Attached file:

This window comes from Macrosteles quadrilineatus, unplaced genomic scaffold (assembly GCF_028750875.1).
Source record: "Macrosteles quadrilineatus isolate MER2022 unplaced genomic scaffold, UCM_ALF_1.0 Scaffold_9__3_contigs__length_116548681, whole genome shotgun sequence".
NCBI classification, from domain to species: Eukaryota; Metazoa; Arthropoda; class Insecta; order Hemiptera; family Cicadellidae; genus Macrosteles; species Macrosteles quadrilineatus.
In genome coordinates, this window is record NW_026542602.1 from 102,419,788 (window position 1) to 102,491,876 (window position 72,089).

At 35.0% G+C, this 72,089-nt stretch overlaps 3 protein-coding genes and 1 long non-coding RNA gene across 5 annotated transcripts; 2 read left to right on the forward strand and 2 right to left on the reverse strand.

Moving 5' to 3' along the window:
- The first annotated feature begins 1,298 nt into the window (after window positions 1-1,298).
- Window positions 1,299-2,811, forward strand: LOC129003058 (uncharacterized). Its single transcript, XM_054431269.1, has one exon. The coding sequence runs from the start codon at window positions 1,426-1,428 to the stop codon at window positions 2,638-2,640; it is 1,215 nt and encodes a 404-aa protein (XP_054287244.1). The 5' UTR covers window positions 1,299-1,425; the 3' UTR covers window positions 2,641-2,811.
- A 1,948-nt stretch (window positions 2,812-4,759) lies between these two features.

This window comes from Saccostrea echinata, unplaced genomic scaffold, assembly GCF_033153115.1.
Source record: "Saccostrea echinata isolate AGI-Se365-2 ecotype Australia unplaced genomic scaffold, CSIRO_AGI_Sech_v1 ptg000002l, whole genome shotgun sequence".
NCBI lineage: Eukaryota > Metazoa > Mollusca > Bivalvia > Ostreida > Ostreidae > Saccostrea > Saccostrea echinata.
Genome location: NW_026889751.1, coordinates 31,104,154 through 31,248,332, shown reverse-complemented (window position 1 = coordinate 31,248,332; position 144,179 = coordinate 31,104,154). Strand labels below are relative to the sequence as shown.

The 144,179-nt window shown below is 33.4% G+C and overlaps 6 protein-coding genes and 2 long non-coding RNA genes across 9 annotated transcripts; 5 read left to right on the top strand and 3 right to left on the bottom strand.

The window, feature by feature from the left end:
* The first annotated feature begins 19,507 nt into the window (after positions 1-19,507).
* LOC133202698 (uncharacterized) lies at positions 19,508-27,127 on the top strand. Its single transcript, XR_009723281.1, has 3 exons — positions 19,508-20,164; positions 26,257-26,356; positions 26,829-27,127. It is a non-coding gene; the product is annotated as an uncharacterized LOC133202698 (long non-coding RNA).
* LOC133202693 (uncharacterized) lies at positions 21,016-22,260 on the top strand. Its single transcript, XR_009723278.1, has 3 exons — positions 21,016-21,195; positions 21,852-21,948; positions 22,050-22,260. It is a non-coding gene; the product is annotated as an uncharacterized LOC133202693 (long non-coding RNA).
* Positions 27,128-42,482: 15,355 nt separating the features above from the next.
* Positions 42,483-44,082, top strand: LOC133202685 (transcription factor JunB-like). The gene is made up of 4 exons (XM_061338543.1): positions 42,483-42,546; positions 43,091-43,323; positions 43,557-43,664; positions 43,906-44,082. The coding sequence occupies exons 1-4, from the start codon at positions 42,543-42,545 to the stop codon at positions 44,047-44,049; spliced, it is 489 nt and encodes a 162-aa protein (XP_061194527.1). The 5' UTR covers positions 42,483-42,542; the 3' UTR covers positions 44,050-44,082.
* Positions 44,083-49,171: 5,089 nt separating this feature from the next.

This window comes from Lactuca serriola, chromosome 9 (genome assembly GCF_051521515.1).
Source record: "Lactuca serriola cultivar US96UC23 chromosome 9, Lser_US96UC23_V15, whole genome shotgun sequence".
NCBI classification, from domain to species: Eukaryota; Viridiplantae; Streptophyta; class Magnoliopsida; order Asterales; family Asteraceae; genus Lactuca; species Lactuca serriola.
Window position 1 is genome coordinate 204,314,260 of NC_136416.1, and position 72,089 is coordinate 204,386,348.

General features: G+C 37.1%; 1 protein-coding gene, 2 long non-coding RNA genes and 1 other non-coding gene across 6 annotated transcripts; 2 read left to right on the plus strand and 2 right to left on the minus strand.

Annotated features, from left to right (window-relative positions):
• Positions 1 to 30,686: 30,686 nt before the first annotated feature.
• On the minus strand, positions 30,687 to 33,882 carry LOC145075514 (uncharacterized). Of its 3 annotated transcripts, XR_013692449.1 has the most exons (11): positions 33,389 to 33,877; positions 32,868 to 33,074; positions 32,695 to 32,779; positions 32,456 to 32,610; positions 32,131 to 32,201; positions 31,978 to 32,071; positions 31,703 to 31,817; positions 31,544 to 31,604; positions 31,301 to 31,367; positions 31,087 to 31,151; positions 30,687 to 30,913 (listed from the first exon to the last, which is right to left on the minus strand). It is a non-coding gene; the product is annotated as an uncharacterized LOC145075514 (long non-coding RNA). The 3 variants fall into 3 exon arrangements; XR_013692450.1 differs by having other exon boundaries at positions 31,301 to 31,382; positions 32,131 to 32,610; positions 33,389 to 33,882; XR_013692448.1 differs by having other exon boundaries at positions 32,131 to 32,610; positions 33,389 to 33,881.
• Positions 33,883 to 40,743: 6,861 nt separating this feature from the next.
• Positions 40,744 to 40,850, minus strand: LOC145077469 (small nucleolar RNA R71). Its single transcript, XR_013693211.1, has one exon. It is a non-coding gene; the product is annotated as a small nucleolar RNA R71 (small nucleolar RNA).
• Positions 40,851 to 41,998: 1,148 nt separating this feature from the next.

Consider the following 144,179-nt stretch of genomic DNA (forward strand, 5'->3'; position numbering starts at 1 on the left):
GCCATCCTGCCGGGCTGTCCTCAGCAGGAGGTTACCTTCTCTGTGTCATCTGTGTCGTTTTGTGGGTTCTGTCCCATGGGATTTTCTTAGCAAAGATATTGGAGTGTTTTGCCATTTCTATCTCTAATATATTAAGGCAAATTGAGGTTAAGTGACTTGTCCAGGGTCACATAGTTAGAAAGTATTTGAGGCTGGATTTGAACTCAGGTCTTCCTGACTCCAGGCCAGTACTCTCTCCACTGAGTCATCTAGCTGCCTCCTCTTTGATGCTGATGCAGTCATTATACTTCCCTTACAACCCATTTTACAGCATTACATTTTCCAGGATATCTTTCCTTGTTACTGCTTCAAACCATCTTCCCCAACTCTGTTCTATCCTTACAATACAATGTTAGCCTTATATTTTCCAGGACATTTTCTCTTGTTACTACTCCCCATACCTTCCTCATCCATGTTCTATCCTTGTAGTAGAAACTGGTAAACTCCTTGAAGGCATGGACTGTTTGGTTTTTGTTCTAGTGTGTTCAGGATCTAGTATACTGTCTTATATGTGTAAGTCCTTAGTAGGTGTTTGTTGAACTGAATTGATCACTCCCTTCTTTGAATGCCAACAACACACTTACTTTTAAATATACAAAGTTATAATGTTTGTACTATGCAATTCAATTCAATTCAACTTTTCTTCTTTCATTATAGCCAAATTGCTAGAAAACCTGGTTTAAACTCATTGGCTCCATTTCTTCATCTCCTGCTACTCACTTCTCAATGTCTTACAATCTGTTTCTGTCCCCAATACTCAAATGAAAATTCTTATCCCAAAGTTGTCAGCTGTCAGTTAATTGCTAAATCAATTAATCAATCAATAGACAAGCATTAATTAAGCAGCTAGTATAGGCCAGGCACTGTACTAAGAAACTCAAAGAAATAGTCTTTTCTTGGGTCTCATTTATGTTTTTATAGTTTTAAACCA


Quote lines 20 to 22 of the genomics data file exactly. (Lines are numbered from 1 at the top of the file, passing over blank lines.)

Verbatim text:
* Positions 42,483-44,082, top strand: LOC133202685 (transcription factor JunB-like). The gene is made up of 4 exons (XM_061338543.1): positions 42,483-42,546; positions 43,091-43,323; positions 43,557-43,664; positions 43,906-44,082. The coding sequence occupies exons 1-4, from the start codon at positions 42,543-42,545 to the stop codon at positions 44,047-44,049; spliced, it is 489 nt and encodes a 162-aa protein (XP_061194527.1). The 5' UTR covers positions 42,483-42,542; the 3' UTR covers positions 44,050-44,082.
* Positions 44,083-49,171: 5,089 nt separating this feature from the next.

This window comes from Lactuca serriola, chromosome 9 (genome assembly GCF_051521515.1).